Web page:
Russia, Japan Joint Economic Projects in Southern Kurils / News / News agency Inforos
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Russia, Japan Joint Economic Projects in Southern Kurils

25.08.2017 10:50

Russia, Japan Joint Economic Projects in Southern Kurils
Context:

Russia and Japan are set to agree on joint economic activities in the Southern Kurils at upcoming Eastern Economic Forum (EEF), head of the office of the Japan Association for Trade with Russia and the Newly Independent States (ROTOBO) Daisuke Saito said Friday in an interview with Sputnik.

Representatives of Russian and Japanese businesses plan, during the upcoming visit by Japanese Prime Minister Shinzo Abe to the EEF in Russia's Far Eastern city of Vladivostok, to agree specific projects in the Southern Kurils, according to Saito.

"For joint economic activity in the Northern Territories [Southern Kurils], the Japanese government currently keeps working to draft a list of projects, particularly in the field of tourism and fish processing. Besides, there is an intention to coordinate specific projects with Russia within the framework of the visit by Prime Minister Abe to Vladivostok in September," Saito said shortly before the forum.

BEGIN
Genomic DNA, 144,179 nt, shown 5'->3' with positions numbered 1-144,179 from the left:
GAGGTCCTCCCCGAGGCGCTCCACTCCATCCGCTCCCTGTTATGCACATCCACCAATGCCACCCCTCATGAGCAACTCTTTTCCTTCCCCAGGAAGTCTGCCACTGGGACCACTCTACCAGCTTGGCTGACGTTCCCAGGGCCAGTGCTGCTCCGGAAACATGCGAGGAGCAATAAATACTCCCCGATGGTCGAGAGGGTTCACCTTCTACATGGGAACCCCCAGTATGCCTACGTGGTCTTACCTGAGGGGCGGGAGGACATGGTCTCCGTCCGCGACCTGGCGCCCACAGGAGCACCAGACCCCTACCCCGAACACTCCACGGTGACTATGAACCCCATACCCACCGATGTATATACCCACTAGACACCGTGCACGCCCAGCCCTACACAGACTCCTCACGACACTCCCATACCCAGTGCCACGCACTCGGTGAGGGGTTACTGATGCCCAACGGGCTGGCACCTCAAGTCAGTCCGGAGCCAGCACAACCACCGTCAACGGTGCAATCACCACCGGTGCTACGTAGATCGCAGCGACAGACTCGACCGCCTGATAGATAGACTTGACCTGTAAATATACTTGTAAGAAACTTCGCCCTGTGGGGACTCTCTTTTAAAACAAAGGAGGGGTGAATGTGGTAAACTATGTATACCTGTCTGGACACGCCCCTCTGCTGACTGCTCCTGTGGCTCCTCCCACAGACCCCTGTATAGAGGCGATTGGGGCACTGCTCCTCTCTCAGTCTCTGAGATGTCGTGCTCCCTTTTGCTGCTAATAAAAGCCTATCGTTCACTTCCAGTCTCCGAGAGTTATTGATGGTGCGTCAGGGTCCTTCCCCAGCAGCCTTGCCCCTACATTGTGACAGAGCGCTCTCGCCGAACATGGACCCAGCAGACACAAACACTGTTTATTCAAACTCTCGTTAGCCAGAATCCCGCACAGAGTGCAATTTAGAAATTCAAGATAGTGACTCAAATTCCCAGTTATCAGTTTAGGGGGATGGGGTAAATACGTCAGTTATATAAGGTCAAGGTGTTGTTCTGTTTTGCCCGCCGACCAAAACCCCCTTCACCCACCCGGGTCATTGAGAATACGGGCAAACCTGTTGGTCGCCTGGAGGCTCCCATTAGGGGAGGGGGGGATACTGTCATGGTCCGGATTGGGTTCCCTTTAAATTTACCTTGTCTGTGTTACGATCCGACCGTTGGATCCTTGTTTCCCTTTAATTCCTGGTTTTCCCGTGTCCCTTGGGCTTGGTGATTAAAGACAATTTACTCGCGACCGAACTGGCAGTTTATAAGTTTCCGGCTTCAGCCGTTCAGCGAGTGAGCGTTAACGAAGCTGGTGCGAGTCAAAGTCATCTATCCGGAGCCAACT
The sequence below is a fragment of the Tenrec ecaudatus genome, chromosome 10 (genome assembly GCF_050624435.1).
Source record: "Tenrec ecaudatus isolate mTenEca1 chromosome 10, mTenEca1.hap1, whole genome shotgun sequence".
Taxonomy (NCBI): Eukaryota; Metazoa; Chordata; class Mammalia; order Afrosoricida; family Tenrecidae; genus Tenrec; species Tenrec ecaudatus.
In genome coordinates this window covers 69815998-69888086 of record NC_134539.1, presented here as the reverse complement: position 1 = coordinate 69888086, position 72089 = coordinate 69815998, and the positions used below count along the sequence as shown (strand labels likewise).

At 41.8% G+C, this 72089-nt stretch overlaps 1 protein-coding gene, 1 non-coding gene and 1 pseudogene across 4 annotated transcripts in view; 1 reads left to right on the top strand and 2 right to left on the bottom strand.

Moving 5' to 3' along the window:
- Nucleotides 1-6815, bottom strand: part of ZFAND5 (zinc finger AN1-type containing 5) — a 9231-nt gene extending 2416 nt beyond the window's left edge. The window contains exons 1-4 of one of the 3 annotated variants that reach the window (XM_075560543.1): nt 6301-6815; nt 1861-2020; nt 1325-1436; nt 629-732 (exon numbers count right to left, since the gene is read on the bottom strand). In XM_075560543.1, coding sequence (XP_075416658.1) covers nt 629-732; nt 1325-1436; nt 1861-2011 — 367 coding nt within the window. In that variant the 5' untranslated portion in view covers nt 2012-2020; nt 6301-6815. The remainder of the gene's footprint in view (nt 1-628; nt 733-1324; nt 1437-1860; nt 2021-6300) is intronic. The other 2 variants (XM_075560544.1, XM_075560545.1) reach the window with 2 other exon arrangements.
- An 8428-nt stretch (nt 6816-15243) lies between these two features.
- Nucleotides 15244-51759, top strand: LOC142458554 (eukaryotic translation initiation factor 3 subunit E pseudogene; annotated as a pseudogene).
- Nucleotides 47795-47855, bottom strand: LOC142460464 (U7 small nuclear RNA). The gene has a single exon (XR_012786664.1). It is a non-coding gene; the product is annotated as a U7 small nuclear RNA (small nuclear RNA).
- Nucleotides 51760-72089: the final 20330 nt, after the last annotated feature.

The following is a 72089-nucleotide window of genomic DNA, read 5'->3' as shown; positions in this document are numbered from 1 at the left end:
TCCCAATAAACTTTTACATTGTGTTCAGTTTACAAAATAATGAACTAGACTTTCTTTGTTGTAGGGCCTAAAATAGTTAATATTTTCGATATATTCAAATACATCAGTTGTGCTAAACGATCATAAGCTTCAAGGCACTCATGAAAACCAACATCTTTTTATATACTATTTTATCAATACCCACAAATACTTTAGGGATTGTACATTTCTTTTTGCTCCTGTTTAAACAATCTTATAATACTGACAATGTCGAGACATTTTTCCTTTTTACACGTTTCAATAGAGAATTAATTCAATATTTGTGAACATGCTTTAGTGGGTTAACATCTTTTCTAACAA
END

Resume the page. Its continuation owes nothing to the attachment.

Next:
Saito added that Japanese businesses plan to sign a number of agreements with Russia in the sphere of medicine, agro-industrial sector, cargo transportation and finance.

Russia's Southern Kuril islands are part of Sakhalin Region, however, they are also disputed by Japan, which calls them Northern Territories. The row over the ownership of the islands has kept the two countries from signing a peace treaty after the end of World War II.

In recent years, Moscow and Tokyo made a number of steps aimed at normalization of relations. Russian President Vladimir Putin and Japanese Prime Minister Shinzo Abe agreed in December 2016 that the two nations would discuss options for joint economic activity on the islands. Tokyo has identified fishery, tourism, healthcare and ecology as its priorities for cooperation.

The row over the ownership of the islands off the southernmost tip of Russia’s Kamchatka peninsula has kept the two countries from signing a peace treaty after the end of World War Two. Russia argues its sovereignty over this territory is enshrined in international laws.

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